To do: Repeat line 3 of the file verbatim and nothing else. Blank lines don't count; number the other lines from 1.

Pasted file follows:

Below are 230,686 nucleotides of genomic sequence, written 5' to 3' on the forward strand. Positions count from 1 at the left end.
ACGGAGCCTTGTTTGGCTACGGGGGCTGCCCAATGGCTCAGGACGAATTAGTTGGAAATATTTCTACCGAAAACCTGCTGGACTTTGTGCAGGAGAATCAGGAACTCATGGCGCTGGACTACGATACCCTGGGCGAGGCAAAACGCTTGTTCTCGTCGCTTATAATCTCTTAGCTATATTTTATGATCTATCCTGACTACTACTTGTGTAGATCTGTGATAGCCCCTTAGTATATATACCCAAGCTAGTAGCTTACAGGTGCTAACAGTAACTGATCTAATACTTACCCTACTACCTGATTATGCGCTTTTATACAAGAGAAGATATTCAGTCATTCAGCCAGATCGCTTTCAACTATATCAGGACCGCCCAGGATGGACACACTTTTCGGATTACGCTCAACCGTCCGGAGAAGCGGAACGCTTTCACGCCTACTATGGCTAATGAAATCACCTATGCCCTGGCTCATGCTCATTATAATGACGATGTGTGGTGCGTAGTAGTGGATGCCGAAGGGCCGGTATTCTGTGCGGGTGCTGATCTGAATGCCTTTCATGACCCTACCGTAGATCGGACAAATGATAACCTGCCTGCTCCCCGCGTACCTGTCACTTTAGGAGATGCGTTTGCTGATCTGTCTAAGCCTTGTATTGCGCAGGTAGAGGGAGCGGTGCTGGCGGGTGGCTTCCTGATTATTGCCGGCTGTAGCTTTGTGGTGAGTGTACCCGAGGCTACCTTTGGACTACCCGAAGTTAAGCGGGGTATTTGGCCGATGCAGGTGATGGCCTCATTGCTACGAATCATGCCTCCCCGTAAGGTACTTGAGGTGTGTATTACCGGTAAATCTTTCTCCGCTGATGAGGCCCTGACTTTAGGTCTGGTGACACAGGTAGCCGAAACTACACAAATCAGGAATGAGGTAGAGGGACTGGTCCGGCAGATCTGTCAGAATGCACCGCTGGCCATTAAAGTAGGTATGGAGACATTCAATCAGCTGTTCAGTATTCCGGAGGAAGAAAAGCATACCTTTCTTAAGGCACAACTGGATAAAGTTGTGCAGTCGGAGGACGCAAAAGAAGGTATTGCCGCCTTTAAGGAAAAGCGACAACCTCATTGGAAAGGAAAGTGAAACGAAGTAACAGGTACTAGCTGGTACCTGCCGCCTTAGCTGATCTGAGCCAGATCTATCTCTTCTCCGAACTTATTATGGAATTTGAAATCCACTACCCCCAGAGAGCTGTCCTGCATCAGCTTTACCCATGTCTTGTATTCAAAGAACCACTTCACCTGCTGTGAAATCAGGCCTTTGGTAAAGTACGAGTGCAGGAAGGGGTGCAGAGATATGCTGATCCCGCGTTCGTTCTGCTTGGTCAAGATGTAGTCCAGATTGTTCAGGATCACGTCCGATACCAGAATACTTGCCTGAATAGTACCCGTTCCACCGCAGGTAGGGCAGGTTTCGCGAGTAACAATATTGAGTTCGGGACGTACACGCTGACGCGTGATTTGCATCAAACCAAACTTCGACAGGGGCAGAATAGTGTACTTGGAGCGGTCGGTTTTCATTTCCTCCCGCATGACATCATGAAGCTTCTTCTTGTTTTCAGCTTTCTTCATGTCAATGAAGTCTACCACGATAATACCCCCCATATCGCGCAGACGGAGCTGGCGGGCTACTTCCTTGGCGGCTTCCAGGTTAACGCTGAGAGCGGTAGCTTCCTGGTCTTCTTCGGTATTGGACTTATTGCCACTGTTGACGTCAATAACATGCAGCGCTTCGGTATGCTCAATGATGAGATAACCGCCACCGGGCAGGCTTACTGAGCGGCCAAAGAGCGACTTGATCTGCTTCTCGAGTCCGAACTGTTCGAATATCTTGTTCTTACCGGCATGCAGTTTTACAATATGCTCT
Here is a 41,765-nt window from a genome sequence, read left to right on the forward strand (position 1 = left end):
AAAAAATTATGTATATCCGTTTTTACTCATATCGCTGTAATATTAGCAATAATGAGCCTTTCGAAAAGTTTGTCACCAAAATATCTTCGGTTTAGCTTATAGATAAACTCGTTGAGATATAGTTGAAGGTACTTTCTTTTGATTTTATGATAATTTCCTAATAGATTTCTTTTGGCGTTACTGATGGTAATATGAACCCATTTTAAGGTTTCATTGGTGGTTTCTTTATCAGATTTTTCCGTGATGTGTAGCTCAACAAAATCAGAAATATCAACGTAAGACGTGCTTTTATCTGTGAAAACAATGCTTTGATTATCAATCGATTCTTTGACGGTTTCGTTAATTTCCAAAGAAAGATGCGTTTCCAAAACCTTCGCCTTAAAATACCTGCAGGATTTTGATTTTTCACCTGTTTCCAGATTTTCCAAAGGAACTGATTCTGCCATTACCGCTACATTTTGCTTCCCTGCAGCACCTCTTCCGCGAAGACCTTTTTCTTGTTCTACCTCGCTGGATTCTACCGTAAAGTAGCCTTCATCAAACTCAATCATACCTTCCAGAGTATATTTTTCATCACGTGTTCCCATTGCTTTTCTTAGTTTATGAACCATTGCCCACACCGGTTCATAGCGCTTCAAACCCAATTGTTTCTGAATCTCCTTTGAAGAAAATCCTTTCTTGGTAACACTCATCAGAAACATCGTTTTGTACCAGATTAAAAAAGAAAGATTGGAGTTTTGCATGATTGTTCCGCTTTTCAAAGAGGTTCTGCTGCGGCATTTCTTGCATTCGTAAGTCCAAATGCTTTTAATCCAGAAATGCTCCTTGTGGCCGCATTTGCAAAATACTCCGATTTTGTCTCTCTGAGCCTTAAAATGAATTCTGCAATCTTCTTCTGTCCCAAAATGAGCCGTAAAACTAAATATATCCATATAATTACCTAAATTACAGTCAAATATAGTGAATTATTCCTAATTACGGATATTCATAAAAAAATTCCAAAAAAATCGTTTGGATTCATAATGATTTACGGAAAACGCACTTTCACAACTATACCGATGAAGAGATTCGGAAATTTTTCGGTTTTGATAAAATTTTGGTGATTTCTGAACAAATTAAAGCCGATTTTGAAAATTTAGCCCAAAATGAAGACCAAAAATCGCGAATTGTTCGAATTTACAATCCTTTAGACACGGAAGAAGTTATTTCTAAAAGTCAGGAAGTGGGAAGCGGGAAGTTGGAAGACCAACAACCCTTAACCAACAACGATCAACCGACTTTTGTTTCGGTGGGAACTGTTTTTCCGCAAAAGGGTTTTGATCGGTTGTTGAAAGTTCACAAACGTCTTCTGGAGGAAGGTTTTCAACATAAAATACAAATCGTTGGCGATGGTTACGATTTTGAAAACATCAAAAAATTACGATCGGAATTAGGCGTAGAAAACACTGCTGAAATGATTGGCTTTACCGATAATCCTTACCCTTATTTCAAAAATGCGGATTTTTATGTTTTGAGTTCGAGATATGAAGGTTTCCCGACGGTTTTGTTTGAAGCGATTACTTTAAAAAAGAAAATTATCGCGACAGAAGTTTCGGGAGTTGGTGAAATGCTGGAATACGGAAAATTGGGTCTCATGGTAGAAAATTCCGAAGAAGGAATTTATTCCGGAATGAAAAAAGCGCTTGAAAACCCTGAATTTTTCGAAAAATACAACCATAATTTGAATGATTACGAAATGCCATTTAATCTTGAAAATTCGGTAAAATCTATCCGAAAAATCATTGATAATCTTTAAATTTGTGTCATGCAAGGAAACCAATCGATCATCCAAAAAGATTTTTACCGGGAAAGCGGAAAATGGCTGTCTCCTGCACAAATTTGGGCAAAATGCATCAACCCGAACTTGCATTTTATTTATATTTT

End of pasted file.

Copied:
Here is a 41,765-nt window from a genome sequence, read left to right on the forward strand (position 1 = left end):